If you travel through the forests of Meghalaya, Northern India, you may come across something extraordinary: bridges made from the living branches and roots of rubber trees. These often century-old structures have been tended and shaped to create sturdy natural crossings over rivers and gorges. Patrick Rogers is passionate about this type of botanical architecture and has made it his mission to preserve and document the knowledge about how to construct them. Read on to find out more about Patrick and his noble endeavor.
What piqued your interest in botanical architecture?
As long as I can remember, I’ve always had a strong interest in historical architecture. I love old forts, palaces, and ruins. Then, after traveling to Northeast India to study abroad for University in 2009, I became fascinated with the tribal cultures of that region. The root bridges seemed like a sort of intersection of these two interests.
But, frankly, before I visited the Khasi Hills, in the Indian state of Meghalaya, I had no idea that botanical architecture even existed. It really was something that I stumbled on to. The Khasi Hills are the sort of place where, each time you visit, the more you learn and the more interesting the place becomes. I ended up traveling again and again to Meghalaya, trekking from village to village in various remote corners of the state, at first more to find out about the culture than anything more specific. But each time I did so, I kept getting new, tantalizing little scraps of information about living root bridges. With each new bit of information, my interest in the subject grew. Slowly it became clear that, rather than there only being a few living root bridges, there were dozens, if not hundreds, and that these were part of a widespread, centuries-old, cultural practice. So, for me, botanical architecture was kind of like a story that just kept getting bigger and bigger.
How did you feel the first time you saw a living root bridge?
The first time I visited a living root bridge was in 2011 and it was under rather terrible circumstances. I was visiting the area with my brother, and we were staying in a hotel. The day before, one of the other guests at the hotel had gone to visit Nongriat (the village the root bridge is in), and had died in a flash flood – the region’s monsoon seasons are some of the most intense rain events in the world. When my brother and I went to Nongriat, the whole village was organized into search parties, combing a nearby river to try and find the woman’s body…it was a truly weird time to be in the village. Certainly, it underscored just how dangerous the area can be.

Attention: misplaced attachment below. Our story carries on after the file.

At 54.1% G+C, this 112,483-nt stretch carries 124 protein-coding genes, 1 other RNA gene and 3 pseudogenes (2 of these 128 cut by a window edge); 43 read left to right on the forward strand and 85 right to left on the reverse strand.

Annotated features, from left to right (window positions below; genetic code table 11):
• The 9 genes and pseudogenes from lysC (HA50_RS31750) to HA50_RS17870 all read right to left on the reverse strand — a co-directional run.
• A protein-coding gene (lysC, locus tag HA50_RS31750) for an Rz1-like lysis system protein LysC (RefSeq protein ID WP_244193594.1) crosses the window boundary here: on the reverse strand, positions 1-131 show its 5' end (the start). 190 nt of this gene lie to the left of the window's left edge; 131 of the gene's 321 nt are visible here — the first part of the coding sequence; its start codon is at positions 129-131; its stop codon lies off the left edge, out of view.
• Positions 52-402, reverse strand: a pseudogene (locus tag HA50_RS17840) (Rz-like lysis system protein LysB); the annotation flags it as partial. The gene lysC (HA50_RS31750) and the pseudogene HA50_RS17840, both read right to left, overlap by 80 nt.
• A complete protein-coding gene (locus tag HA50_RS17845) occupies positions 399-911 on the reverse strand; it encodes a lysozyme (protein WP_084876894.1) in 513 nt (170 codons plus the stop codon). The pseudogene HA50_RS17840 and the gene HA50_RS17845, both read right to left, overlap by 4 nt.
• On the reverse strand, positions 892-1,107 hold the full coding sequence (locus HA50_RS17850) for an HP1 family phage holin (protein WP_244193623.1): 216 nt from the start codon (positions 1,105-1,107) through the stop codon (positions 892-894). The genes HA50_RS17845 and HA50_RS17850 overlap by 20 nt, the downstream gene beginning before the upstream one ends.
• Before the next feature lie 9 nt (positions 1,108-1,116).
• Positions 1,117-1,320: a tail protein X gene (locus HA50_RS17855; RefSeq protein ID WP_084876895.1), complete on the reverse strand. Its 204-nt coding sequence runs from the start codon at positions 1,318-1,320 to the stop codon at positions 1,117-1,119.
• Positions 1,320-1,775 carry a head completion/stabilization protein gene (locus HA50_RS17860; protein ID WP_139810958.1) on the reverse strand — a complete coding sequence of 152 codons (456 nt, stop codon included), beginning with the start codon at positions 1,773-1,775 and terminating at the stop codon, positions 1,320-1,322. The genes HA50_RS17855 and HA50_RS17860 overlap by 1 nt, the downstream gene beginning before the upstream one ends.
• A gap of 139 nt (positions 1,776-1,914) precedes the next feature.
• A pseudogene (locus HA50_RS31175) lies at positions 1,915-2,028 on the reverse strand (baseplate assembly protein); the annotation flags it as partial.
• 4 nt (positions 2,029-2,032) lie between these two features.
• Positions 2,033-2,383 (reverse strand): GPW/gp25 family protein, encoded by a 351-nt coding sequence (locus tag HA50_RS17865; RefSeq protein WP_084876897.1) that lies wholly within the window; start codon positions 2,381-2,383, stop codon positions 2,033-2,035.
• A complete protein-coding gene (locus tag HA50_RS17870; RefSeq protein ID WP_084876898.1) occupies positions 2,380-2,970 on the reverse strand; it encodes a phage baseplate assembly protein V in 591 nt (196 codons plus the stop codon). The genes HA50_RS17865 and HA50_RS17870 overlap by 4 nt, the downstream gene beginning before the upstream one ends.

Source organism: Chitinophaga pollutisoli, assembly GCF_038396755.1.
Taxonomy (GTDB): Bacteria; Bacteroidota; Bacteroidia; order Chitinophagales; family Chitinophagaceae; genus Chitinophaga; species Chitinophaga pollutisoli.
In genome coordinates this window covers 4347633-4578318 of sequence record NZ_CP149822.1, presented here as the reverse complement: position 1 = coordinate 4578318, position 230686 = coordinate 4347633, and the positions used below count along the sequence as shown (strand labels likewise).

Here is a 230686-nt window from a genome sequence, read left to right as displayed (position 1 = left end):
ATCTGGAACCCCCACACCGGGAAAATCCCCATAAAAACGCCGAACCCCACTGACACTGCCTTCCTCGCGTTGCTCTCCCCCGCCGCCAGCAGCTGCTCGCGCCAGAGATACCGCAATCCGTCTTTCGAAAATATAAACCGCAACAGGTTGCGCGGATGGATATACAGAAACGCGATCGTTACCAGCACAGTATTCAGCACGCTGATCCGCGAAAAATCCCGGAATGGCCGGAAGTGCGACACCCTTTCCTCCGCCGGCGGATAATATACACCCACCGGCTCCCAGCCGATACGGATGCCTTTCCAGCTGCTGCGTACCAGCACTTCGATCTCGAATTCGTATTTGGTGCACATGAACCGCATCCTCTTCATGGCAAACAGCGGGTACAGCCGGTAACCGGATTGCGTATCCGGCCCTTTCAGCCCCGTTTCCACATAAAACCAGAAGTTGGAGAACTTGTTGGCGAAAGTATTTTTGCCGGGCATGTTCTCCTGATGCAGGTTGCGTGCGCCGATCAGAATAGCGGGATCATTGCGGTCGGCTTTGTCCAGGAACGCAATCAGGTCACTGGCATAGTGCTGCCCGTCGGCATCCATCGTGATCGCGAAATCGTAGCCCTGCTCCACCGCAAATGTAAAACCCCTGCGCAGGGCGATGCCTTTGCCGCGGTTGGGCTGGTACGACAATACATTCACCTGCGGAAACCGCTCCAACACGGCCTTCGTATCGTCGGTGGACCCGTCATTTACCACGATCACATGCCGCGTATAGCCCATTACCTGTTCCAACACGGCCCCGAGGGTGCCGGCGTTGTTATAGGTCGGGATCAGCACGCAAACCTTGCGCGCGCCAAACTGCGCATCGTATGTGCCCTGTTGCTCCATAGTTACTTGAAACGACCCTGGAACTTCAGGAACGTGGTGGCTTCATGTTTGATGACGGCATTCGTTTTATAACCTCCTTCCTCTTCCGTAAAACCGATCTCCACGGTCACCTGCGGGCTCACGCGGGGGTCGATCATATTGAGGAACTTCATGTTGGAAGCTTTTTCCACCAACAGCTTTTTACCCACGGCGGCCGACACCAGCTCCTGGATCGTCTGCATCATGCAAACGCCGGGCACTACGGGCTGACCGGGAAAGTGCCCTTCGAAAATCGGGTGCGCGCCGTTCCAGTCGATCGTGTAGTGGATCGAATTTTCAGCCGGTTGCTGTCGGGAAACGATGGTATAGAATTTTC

Visiting Nongriat’s living root bridge, my brother and I were certainly impressed by its beauty, though what we had been told was that Meghalaya’s living architecture was confined only to this one area. That didn’t ring true at the time and it seemed to me that there had to be more, but it was a bad time to be in the village. It was, in part, wanting to visit under better circumstances that led me to return and travel in the area in much more depth later on.
Why do you want to preserve these bridges, and pass on the knowledge of how to build them? What drives you to save this type of knowledge?
What the bridges represent, at least to me, is something very special. They are both an incredible chapter in the history of the world’s built heritage – entirely worthy of preservation purely from a cultural conservation standpoint – and yet they are also something which I think can, down the line, inspire an entirely new and completely sustainable way of thinking about architecture. They are an ancient way of solving a very basic problem. They seem to have been around for hundreds of years, yet the principals used to create them could be applied to, and developed in, the modern world. In a time when so much cultural heritage is disappearing, and when sustainability is more important than ever, the fact that a tribal community in the remote hills of Northeast India has successfully grown and used dozens (if not hundreds… it’s hard to be sure!) of self-sustaining, living, botanical structures, just seems important to me.
But, having spent many months in the jungles of the region, I’ve found that the bridges are under threat and that a large number have disappeared in only the past few years. This is a rather disappointing fact. I wish it weren’t the case, but the sad truth seems to be that the practice is well on its way out in many places. Yet, when I began this project, there was virtually no trace of information pertaining to the threats the root bridges faced. Simply pointing out that the bridges are under threat and publicly making some of that information available is a major goal of my project.
Also, I think it’s worth saying that the bridges are just astoundingly beautiful. The world is a more interesting place with them in it.
Is there much interest in these bridges from the public sphere? Or is there a struggle to ignite other people’s interest?
I think when people view a picture of a living root bridge, just hear about them, or even travel to a place where root bridges can be easily seen, they find them interesting. Certainly, people rarely deny that they’re beautiful or unusual. It’s easy to take a lovely picture of one. But going into detail about the wider phenomenon – explaining about them in depth and mentioning the threats that they face – is rather difficult. I think this is mostly because the overwhelming majority of the bridges are incredibly obscure. It’s kind of hard to call for the conservation of a thing which almost nobody knows anything about.
Right now, while there is a little bit of information about the bridges online. This is really quite inadequate. For example, just typing the term “Living Root Bridges” into Google, and you’ll find that 15 out of the 20 top image results are of the same two bridges (the Nongriat Double Decker and a root bridge in the village of Riwai). I would venture that roughly the same ratio continues when it comes to the overall body of information easily available about the bridges. That means that while there are a great many living bridges, and a great many of them are threatened, there’s virtually no easily accessible information about them. This makes trying to explain in depth about the phenomenon difficult.